2. Moderation is the key – I haven’t had a drink or used any illicit drugs in decades because I didn’t seem to be able to do it in moderation – lol. I still have escape techniques and some of them can be quite addictive in some sense. My screen time is absurd when you count reading and web-surfing and Facebook and so on. (I have 3 screens in front of me virtually all day long the Mac, an iPad and the TV. – I’m escaping boredom but I could certainly clean the kitchen or visit a friend. lol – (Thankfully, I’m not much of a shopper.)

    I do cook and I go to the gym (NOT addictive) and I visit friends sometimes (boring). So I read compulsively and keep an eye on CNN. LOL – Sloth is definitely addictive.

  3. Reality is often not much fun…science fiction is a very positive are old mystery novels…the world spins faster and faster these crazy dayz…fix some hot tea, make a tray of those little tea cakes, sit back and reread some Bradbury like Fahrenheit 451…then switch on a video screen and watch the remake of “Westworld.” Believe me u will feel loads better…also count yourself lucky u retired..a position for most of us that no longer exists…

  4. Reality bites. Stumbling around in reality without a map means we get bitten a lot, and occasionally eaten. The mind builds that map of reality for you (if you live long enough) whether you become a professor of Philosophy, a high-voltage electrical worker, a farmer or a didgeridoo player in the Outback.

    Whether or not that map expands to include other/lesser/greater “realities” depends on if you have time and energy to seek them out. Embracing a non-tactile alternate reality (in a safe portion of the biting reality) can turn into everything from death to a “Eureka!” moment in the conscious part of the mind. While I personally give death a low rating as an option based on my lack of experience, others may not.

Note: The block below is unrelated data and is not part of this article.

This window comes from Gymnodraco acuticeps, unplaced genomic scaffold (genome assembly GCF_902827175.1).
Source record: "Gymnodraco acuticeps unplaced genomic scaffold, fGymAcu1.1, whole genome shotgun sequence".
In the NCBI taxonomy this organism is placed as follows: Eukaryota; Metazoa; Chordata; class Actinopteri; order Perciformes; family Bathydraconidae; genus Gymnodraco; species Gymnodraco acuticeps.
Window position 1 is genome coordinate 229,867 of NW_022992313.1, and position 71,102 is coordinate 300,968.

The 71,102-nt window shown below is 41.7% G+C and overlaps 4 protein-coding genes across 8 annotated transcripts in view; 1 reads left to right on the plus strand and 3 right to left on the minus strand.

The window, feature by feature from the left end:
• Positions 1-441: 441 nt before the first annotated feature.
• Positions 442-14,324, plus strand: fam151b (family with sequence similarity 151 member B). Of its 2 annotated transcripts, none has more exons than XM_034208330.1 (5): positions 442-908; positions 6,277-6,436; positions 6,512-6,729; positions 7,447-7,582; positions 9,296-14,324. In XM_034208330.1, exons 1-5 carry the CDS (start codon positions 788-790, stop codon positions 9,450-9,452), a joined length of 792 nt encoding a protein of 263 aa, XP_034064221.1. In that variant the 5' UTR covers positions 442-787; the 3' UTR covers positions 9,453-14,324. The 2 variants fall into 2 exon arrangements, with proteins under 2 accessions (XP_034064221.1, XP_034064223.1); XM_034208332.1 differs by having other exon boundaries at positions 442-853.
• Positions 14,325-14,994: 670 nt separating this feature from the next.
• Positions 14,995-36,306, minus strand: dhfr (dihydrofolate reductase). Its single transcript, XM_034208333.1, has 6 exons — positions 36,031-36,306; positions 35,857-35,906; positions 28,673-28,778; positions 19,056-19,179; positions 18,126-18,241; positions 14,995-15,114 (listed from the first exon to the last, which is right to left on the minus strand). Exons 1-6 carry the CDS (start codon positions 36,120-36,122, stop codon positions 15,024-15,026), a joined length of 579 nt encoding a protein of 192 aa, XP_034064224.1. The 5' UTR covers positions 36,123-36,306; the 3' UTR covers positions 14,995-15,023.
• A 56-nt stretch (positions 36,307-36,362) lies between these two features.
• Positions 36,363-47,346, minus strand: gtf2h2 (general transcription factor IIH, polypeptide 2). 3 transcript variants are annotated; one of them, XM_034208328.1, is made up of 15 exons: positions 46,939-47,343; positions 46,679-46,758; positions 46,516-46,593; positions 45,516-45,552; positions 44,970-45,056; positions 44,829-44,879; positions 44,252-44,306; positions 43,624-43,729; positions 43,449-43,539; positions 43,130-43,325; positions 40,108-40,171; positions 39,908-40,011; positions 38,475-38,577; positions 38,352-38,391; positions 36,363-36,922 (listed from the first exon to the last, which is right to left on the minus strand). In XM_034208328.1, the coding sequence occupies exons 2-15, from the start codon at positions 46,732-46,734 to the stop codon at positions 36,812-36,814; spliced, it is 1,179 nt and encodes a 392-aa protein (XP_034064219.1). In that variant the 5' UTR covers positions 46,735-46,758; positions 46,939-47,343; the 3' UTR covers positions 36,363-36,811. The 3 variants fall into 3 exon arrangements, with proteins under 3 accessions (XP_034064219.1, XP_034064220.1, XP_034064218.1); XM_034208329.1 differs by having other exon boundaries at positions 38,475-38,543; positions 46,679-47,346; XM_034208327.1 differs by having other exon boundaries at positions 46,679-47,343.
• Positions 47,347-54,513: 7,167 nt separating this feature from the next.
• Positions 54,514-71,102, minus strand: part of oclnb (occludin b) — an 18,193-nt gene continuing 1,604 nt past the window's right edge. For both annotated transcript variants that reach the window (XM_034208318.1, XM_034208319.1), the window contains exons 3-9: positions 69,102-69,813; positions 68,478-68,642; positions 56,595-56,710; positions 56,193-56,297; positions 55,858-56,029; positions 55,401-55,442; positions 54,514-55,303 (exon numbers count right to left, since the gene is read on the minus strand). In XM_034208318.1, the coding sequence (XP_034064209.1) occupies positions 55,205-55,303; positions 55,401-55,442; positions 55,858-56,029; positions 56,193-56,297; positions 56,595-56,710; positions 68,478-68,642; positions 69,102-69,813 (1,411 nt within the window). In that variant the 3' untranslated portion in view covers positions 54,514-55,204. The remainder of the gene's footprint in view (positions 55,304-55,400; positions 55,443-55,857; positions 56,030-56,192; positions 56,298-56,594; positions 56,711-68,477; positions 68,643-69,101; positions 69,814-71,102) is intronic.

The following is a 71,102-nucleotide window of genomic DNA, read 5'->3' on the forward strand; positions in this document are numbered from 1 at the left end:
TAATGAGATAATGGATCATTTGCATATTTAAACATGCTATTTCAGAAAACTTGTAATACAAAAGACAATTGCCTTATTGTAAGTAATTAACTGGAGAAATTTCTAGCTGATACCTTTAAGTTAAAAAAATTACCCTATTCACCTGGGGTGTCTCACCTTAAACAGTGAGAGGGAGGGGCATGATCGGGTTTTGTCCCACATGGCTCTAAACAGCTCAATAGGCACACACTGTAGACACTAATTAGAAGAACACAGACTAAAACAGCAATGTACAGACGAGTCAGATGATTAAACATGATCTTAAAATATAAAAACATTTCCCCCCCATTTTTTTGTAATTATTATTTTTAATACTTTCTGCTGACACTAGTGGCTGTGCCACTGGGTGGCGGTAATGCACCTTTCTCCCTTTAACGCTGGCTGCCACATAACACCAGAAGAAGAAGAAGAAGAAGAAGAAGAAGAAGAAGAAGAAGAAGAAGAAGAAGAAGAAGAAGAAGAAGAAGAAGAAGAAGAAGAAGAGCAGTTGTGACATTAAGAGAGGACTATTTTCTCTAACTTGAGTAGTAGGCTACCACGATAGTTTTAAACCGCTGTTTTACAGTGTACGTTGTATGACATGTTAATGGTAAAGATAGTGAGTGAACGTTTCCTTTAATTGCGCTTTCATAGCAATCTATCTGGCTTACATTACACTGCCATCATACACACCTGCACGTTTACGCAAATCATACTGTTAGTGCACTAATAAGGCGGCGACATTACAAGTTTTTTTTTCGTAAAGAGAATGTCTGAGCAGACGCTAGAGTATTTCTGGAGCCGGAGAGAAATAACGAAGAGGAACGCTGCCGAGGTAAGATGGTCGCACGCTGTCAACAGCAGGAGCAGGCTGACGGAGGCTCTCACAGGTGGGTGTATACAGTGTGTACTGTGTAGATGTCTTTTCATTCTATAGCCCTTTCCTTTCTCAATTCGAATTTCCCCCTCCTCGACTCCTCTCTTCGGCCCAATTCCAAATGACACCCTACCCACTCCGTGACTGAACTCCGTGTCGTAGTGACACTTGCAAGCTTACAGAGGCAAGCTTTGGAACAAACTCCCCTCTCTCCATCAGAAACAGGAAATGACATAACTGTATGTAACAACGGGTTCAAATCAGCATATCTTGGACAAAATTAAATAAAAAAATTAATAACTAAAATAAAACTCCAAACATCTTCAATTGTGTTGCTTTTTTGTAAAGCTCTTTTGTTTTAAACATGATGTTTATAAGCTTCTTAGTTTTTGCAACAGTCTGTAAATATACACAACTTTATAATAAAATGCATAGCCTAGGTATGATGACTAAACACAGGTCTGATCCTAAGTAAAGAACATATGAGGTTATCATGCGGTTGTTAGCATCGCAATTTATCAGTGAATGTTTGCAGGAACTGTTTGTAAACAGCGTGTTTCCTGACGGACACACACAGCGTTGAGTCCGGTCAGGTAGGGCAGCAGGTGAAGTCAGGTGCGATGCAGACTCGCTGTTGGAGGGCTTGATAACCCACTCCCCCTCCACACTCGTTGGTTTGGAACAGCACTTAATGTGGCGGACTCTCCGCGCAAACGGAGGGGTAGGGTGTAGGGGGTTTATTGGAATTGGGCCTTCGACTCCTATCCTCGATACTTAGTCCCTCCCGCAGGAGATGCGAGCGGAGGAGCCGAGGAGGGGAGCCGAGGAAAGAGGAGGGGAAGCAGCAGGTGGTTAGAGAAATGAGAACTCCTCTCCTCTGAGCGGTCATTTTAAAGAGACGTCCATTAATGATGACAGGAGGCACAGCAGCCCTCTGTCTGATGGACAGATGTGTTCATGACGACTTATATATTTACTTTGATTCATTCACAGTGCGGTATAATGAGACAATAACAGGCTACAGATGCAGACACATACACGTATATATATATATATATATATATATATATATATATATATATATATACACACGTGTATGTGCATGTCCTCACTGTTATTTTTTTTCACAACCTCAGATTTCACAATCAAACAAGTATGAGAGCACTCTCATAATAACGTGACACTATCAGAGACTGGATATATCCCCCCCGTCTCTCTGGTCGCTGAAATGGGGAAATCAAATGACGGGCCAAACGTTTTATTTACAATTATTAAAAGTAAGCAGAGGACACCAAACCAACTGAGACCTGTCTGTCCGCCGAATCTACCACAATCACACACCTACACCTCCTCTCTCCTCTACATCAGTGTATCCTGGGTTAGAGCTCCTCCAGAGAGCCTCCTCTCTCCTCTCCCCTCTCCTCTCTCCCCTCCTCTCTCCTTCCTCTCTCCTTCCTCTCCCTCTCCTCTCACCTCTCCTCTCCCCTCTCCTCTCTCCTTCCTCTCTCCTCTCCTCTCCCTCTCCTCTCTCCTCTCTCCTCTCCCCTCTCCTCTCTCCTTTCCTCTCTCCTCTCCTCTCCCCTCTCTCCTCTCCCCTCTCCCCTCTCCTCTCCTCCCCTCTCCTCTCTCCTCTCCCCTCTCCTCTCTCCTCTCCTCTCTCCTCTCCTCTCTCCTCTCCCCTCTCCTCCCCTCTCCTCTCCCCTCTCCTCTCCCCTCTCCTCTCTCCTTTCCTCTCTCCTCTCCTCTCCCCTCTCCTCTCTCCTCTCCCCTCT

Dreams have been associated with many of the things that can be described as “reality” and also with things I’ll call “non-tactile alternate realities” (because I’m lazy). Art, novels, music, inventions, TV and many items from your list can fall into that category. Biologists consider dreams to be organic, part of the brain’s processing of data inputs and important for health and wellness. Unless of course they are sent from R’lyeh.

    Are our dreams part of the greater reality we live in? Maybe, is the best I can do with that. Is a really good story, one that makes you completely forget the body holding that book/TV remote and it’s associated “real” condition just in that body/mind? Probably. The interactive experience between you and the story is likely to be unique, although with similarities to others.

    Personally, I’m going to go with the idea that our “map” is both the territory of reality as we perceive it, and all those other experiences we get from our non-tactile alternate realities. We’re it and it is us and everything we’ve ever done and known.

    That way, I won’t feel too guilty about dodging work for a good book.

    (and if the above stuff from my map trespasses on anyone’s toes, well gee I’m sorry about that. Move your foot next time.)

    1. Jim, you and I think a lot a like. Maybe because we’re both named Jim.

      I value a good book. Generally, we remember our most intense and vivid experiences in life. What’s strange is some of my best memories come from fiction.

  5. Let’s face it, reality can be pretty boring sometimes. There is no real need for me to be thoroughly in touch with reality on my daily train commute to work. I’ve seen all the stations, I’ve seen the sleepy fellow passengers. Reality can also be stressful. I think some escapism works to refresh yourself.